Hami: I don’t have an answers for that, it’s just a feeling. It started on the set actually, when I’m with the actors and we start to work, some dialogues felt too much, because they felt like commentaries or explanations. And when I feel that, I tend to remove it and to trust other ways to bring that. I trust the work that we do with the actors. We try to convey emotions in a pictorial way, instead of the verbal way.
And you seem to trust your audience as well, which is such so refreshing in today’s cinema landscape.
Hami: Because I consider the audience all the time when I work — I make movies for the audience. From the beginning of this movie I wanted to make a film that was like an adventure. And in this adventure, I wanted to make them travel, I wanted to take them places and show them a different world from the one they know. And in this process, I was also thinking to give them a place to put their own emotions into the situations and not to tell them what to feel.
I wanted them to have an intimate relationship with the movie that is just their own. If it works, it’s a great gift for a filmmaker because it means we shared something with the audience.
Who were your cinematic influences when you were growing up?
Hami: I think I was always very moved by the movies of Edward Yang and [Akira] Kurosawa. I always have this great sensitivity for Asian cinema, for a long time. And when I speak about Edward Yang it’s because in some ways, it was having a resonance with my personal story about identity — understanding who we are when we are colonized which is the story of Taiwan but also the story of Algeria. And when you are removed from your roots, like they are removed from their own roots I was feeling that too, those themes are common in our experiences of life.
Do you have a favorite film that you revisit from time to time?
Hami: I love cinema too much to have just one movie. When it comes to movies I’m very polygamistic, I’m in love with too many movies. So that’s very difficult.
We talk about the marginalization of people from the MENA region, but there is also incredible beauty in the multiculturalism that you yourself represent. How do you feel about this statement?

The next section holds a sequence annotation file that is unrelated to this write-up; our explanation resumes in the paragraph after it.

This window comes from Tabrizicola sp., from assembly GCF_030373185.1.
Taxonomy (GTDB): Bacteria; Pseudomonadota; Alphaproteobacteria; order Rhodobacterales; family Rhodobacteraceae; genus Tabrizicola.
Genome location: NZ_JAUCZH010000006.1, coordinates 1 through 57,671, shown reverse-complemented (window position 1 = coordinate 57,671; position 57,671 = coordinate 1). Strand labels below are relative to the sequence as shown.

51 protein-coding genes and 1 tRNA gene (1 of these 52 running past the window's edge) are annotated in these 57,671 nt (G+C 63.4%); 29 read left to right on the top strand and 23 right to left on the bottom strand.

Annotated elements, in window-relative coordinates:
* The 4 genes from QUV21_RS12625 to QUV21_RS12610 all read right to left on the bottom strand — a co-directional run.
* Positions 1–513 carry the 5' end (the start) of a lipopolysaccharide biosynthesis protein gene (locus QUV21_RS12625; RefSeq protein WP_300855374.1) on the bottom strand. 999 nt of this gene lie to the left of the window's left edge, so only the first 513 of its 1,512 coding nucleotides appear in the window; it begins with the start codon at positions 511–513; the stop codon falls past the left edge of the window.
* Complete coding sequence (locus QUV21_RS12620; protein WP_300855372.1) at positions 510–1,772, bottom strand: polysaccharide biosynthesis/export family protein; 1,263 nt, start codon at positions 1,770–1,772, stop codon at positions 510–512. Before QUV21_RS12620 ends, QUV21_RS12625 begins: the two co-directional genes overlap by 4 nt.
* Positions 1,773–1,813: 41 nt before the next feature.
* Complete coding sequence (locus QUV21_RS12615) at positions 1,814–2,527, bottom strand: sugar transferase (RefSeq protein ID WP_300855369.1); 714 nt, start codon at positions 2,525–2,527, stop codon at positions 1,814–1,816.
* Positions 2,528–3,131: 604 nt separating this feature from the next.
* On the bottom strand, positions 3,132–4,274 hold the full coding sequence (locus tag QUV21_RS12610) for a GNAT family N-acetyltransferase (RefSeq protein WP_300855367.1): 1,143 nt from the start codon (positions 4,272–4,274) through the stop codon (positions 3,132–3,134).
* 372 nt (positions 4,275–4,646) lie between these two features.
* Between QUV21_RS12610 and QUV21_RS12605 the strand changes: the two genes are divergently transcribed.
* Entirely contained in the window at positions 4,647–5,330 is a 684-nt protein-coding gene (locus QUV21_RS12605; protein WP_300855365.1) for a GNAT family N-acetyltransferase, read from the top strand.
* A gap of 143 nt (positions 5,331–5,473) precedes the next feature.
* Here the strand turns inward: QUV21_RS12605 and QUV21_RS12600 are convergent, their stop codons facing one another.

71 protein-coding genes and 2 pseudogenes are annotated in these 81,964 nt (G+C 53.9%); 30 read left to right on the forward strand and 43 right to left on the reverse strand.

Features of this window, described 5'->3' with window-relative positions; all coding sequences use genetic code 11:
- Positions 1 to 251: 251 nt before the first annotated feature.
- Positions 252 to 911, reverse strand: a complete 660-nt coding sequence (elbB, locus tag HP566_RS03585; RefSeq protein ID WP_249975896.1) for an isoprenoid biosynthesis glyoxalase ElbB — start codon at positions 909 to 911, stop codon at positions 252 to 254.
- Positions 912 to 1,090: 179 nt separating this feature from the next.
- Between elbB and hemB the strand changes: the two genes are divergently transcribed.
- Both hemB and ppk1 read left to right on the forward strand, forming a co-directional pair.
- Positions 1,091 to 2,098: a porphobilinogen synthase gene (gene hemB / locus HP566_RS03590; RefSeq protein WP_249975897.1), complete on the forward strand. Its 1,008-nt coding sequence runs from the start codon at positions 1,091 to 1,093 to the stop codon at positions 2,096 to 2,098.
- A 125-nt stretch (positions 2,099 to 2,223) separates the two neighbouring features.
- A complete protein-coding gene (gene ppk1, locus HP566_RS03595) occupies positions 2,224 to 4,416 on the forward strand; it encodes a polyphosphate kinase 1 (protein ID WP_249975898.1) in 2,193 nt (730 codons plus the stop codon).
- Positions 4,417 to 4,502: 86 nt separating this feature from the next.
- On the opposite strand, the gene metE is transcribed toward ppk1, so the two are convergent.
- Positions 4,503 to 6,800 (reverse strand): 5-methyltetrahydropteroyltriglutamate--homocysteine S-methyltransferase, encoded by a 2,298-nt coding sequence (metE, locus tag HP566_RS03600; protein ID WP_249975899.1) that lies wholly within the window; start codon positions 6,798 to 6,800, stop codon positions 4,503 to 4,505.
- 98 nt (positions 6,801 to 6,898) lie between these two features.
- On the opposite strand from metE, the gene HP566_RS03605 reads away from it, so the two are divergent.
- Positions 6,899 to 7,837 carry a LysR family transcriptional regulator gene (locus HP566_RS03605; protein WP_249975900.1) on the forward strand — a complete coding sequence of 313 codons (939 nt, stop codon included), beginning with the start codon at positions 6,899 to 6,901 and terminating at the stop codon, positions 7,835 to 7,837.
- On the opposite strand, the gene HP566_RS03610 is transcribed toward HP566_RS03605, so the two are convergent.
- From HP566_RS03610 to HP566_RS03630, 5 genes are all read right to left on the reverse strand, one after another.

Hami: I feel it is our duty to bring about a new vision. This time you have an Algerian family that is French, that has all the cliches we could find in many movies. But everything is different, as we talk about honor, we talk about dignity, we talk about integration, we refuse to disavow that we are Muslim, we embrace it. We embrace our cultural differences and richness and we say that we are part of the society and we bring something to the society. And I think the destiny of my brother is the most absolute proof of it — he was ready to die for France and he died for France because he was betrayed by his like, his comrades in school.
In some ways, who could say today that he is not French enough.
He died in the ultimate French institution, the Army. I forget at times, as I’m asking you questions, that this is such a personal story.
Hami: It’s my purpose! It’s about cinema after all. My purpose is to make you forget it’s a personal story. My purpose is to make you feel you are watching a piece of cinema and you are going through a journey.
Your brother and his inspiration have created an entire cinematic movement.
Hami: Yes, it needs to. We need to get out of the usual social films that we always see. We need to propose something that is going to change the vision we have of what a social movie is. Social movies have been coming on and on, and there is an aesthetic thing in cinema that I try to bring.
Do you think cinema is a good way to change people’s minds?
Hami: Cinema always changes our mindset. General media tells you the same story, all the time, while cinema changes the story. There is a movie I always think of because it changed our perception completely. It’s very recent but when I saw Moonlight it was very enlightening to come to this place. This guy shows you, there is a ghetto, there is people doing drugs but the gangster is not what we think, the little boy is not what we think, and this comes from his personal story — Barry Jenkins’ personal story.
This changed our perceptions and that’s how cinema changes the world.
Portrait of Rachid Hami by © Giorgio Zucchiatti, courtesy of La Biennale.